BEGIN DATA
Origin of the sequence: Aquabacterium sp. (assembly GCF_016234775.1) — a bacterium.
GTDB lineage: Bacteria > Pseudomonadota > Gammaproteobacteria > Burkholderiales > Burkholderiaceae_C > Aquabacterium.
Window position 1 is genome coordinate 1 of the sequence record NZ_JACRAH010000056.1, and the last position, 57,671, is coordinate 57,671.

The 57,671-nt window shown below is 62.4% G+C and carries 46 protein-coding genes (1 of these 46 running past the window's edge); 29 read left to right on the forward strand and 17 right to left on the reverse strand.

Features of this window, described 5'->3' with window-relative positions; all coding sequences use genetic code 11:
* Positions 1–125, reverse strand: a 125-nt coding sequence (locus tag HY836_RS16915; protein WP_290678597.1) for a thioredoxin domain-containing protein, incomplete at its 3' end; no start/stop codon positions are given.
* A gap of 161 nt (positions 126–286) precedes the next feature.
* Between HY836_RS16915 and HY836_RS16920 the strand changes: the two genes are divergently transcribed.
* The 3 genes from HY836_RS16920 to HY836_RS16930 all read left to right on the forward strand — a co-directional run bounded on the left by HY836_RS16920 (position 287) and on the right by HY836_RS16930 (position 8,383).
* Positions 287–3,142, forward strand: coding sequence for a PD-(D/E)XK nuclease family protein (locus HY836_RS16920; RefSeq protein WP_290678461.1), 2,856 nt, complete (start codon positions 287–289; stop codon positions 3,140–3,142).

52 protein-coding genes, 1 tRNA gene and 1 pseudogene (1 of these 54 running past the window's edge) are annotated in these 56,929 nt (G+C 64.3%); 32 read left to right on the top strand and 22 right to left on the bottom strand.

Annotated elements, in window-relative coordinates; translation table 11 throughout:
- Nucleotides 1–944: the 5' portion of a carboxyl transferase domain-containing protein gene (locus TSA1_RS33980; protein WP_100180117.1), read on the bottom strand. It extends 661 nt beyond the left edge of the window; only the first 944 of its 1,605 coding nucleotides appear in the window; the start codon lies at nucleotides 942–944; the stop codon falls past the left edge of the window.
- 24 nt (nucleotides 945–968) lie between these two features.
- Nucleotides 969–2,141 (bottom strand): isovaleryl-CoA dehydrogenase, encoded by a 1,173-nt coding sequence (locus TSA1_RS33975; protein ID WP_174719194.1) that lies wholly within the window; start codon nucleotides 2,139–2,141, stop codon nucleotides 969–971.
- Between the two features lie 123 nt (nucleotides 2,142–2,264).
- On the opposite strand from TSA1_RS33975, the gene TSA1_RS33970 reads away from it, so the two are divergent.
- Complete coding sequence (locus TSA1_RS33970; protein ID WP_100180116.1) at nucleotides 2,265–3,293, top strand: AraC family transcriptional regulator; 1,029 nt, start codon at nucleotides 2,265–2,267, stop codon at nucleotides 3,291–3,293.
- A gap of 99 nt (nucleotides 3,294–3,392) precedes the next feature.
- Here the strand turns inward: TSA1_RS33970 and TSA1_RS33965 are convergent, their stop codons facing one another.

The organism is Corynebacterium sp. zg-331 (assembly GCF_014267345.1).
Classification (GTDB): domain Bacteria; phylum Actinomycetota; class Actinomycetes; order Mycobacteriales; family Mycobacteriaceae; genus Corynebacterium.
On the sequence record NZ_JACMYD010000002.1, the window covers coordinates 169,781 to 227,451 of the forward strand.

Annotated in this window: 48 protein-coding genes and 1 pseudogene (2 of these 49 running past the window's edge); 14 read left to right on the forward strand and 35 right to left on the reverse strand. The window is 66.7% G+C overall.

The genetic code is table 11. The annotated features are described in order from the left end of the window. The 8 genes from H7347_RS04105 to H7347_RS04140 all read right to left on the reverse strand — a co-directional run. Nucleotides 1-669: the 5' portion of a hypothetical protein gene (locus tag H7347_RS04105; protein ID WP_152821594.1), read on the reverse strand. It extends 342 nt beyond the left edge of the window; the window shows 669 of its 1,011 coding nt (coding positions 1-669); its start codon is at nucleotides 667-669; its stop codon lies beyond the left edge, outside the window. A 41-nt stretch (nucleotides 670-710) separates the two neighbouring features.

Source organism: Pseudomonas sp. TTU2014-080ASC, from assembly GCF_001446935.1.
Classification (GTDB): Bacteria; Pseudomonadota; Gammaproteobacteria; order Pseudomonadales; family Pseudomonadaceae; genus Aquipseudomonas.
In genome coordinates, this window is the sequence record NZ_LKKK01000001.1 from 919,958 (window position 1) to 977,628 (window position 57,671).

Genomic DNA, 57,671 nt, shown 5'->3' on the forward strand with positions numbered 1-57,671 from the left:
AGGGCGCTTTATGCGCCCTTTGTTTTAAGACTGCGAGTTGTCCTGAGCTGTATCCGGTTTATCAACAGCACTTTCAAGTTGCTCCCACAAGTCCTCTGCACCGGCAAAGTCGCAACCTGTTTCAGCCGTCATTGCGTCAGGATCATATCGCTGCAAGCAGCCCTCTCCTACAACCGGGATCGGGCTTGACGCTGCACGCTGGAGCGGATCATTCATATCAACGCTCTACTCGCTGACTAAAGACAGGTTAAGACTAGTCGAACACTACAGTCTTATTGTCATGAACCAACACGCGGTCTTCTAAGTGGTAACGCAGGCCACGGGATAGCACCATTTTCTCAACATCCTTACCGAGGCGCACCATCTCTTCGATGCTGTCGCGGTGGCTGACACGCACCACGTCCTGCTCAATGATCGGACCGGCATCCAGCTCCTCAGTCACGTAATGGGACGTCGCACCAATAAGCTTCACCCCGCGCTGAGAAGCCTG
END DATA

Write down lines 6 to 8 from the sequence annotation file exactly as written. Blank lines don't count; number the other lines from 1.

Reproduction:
* Positions 1–125, reverse strand: a 125-nt coding sequence (locus tag HY836_RS16915; protein WP_290678597.1) for a thioredoxin domain-containing protein, incomplete at its 3' end; no start/stop codon positions are given.
* A gap of 161 nt (positions 126–286) precedes the next feature.
* Between HY836_RS16915 and HY836_RS16920 the strand changes: the two genes are divergently transcribed.